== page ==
Doyle said he’s boosted his poll worker roster since emails went out in April and is pushing hard for Lee County residents to vote by mail.
Still, he anticipates lengthy wait times on Election Day.
“I’m telling voters who go to the polls to be patient,” he said. “The social distancing and cleaning procedures we had to put in place are going to cause some delays regardless.”
Efforts to Recruit New Poll Workers
Beyond government, advocacy groups and private corporations are stepping forward to help recruit new election workers before November.
One such effort is Power the Polls, a new grassroots network of nonpartisan voting rights groups and big-name corporate sponsors such as MTV, Comedy Central, Levi Strauss and Uber.
The campaign, which launched June 30, focuses on mobilizing healthy, low-risk and diverse election workers in November.
Its mission is ambitious: Inspire 250,000 Americans to sign up and help out in order to preserve democracy.
“While states across the country have rightly focused on extending absentee voting, there’s no doubt we will still need robust and well-staffed in-person voting options, especially for people with disabilities, those who need language assistance, or communities without reliable access to mail service,” Jessica Barba Brown, a Power the Polls partner and senior advisor for We Can Vote, stated in a news release.
On a state level, the Ohio Supreme Court passed a new rule in late July that offers continuing legal education credits to more than 49,000 licensed attorneys who volunteer on Election Day.
Likewise, Maryland’s Department of Budget and Management secretary is offering holiday pay and 16 hours of administrative leave for state employees who sign up as election workers. It’s an increase from the eight hours of paid leave offered in prior elections.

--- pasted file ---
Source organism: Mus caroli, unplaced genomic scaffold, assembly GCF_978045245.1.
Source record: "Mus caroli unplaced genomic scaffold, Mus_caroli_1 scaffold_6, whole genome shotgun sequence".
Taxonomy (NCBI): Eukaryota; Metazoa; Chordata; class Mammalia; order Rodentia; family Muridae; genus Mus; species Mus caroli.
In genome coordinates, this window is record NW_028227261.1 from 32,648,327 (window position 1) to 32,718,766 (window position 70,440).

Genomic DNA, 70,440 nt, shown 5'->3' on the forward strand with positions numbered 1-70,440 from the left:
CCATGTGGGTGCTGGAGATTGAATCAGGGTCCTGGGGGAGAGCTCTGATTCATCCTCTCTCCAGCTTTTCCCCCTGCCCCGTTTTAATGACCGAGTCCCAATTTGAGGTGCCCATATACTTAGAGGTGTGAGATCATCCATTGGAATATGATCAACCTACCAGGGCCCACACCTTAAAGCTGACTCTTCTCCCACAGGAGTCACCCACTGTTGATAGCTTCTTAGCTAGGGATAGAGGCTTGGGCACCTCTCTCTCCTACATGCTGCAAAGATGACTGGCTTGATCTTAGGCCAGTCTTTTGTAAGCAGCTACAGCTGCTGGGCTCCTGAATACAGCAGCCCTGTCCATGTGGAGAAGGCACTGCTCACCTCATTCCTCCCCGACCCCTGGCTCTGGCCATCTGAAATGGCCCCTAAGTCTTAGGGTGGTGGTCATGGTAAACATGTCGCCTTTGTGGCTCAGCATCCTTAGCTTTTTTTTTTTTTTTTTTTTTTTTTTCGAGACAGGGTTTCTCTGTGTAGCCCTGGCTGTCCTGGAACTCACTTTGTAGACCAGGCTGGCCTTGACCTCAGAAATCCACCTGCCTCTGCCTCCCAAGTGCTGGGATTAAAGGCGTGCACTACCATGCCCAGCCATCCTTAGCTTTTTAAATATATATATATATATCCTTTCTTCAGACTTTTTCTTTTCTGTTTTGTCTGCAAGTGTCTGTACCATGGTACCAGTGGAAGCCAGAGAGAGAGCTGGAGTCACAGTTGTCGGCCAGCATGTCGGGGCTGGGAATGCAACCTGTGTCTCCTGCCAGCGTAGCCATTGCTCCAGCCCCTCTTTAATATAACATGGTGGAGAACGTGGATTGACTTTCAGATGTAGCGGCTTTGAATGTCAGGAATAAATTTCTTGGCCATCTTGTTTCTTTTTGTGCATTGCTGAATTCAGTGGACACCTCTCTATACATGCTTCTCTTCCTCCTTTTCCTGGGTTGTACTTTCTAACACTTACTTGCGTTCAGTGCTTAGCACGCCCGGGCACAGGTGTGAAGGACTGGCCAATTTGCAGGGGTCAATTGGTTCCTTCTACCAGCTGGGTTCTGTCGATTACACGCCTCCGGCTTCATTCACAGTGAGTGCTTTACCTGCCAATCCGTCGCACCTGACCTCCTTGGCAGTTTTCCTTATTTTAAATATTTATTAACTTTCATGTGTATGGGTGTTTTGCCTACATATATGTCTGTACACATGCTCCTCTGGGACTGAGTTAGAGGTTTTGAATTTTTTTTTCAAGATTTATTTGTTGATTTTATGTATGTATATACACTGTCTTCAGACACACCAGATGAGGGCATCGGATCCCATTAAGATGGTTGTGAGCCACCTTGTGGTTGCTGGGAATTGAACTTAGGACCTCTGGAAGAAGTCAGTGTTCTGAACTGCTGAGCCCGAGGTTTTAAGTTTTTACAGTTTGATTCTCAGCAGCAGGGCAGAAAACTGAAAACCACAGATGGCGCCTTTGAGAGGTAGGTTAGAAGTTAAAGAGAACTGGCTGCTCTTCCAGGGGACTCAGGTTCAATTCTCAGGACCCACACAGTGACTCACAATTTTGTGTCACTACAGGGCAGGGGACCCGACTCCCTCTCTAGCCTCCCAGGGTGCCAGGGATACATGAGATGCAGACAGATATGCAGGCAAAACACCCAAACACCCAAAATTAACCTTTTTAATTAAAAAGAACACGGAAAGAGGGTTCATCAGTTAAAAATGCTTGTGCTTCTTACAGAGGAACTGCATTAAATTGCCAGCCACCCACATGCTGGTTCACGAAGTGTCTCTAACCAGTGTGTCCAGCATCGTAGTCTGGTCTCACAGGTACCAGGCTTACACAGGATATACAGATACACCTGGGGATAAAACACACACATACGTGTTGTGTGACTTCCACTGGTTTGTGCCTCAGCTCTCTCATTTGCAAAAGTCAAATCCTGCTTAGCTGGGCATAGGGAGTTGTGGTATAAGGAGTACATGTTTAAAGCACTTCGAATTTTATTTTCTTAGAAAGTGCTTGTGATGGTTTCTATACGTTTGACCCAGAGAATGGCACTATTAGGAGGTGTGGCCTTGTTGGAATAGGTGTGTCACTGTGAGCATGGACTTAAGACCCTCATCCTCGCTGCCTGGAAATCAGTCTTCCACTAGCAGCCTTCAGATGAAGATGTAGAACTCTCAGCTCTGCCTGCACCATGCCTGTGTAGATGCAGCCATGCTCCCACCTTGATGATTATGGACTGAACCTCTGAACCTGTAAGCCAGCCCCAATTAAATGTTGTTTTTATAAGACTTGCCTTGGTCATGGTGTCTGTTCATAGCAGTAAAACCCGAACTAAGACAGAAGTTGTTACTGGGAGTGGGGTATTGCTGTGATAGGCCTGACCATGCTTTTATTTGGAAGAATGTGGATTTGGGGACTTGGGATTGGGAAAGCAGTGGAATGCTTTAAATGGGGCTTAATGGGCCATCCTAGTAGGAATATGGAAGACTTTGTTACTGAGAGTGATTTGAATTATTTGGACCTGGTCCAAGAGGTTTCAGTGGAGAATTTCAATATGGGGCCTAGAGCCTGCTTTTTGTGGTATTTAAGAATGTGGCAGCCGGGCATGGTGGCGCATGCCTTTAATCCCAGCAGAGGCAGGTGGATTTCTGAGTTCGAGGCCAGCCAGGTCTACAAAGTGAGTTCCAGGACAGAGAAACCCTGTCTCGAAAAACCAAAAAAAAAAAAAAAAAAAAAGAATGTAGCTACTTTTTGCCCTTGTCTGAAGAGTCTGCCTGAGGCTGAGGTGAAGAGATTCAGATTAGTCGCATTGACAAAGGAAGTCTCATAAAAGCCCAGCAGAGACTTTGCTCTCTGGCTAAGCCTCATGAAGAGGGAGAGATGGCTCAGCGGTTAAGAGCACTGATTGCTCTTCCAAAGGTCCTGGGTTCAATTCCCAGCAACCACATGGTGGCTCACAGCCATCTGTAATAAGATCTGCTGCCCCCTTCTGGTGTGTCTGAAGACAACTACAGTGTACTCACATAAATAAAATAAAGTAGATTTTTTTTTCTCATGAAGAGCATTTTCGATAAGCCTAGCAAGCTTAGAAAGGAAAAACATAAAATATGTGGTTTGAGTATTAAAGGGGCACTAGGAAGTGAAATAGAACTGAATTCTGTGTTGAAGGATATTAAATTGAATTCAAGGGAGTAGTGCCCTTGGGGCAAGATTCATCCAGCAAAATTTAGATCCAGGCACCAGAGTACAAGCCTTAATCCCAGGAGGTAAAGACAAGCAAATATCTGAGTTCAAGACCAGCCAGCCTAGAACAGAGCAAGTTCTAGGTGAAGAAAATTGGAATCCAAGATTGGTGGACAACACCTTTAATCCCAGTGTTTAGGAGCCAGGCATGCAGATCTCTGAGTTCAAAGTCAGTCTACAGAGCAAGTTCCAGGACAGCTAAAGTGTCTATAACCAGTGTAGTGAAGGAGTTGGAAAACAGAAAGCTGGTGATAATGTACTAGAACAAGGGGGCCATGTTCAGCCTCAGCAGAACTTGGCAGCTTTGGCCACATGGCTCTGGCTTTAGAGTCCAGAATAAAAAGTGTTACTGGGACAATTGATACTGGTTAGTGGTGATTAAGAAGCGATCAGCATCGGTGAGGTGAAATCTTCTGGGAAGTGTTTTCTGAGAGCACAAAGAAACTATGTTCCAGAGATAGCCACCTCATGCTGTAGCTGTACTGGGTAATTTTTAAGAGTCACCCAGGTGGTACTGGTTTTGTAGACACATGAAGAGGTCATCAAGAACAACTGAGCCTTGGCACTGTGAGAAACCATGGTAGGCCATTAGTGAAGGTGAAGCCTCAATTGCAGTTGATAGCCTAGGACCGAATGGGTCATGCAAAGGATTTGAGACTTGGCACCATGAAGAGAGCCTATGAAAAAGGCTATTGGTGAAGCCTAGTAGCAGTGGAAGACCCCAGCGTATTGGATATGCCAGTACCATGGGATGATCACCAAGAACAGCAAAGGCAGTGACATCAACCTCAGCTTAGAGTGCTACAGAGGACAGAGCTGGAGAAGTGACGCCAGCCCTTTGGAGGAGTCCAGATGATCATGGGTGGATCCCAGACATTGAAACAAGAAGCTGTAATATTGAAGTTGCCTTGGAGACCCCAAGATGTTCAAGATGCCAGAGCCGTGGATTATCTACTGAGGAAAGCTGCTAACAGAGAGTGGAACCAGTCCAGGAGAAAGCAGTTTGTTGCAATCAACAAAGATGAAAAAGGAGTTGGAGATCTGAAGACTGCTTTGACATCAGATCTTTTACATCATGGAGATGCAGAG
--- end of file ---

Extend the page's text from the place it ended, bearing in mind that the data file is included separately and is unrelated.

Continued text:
Some experts believe the financial component of poll working may also be a big motivator for struggling Americans as the country’s unemployment rate lingers in the double digits.
The average poll worker can earn roughly $120 to $350, and some say the temporary work may incentivize thousands to sign up for the first time.
Targeting Young People to Work the Polls
Because COVID-19 is statistically less threatening to young people, some election officials are asking them to help.
“We’re doing a lot of local outreach, talking with community groups about how they can get involved,” Craig Latimer, supervisor of elections in Hillsborough County, Florida, told RetireGuide. “We’re planning social media campaigns and traditional media outreach to talk about being a poll worker.”
Latimer said doing so has dropped the average age of poll workers in Hillsborough County from 66 to 61.
Efforts seem to be paying off.
“We are still recruiting for November and will be looking to have a good number of standby poll workers for that election,” Latimer said.
Meanwhile, some municipalities — such as San Diego County in California — offer special poll worker programs for high school and college students.
Young people who join can serve as clerks and earn $120 on Election Day.
Dmitri Singer, 16, signed up to work for the first time during the presidential primary on March 3 after learning about the program from a family friend.
Singer told RetireGuide that the opportunity was appealing because he earned 21 hours of community service for his work and his high school requires 40 hours to graduate.
The 16-year-old said he thinks it’s important for young people to help because they need to understand how the voting system works.
He’s also staying positive about November.
“If it’s advertised enough by schools or by other means, I’m sure that many people in my generation will be looking to work the polls for this coming election,” Singer said. “People my age seem willing to engage this year more than ever.”